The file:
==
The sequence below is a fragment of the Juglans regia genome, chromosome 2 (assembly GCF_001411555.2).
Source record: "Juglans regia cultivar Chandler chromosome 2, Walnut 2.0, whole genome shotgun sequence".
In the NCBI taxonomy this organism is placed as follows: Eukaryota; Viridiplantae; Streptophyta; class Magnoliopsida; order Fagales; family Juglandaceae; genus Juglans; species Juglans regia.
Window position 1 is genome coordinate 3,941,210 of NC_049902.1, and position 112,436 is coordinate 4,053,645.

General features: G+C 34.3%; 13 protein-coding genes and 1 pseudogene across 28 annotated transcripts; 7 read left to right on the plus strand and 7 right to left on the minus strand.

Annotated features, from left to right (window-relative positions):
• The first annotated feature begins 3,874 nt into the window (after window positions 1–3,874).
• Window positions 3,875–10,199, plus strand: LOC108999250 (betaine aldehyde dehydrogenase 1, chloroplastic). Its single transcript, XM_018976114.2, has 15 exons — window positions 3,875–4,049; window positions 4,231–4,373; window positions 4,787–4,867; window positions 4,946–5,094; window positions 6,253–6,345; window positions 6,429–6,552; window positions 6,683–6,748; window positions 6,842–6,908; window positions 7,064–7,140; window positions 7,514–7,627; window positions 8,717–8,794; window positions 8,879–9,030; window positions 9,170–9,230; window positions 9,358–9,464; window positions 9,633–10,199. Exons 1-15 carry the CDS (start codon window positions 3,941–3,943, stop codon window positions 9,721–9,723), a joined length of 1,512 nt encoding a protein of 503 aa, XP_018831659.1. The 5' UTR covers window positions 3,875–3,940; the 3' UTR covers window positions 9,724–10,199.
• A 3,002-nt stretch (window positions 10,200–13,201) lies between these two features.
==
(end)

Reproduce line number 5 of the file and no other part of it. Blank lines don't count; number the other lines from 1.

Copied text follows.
General features: G+C 34.3%; 13 protein-coding genes and 1 pseudogene across 28 annotated transcripts; 7 read left to right on the plus strand and 7 right to left on the minus strand.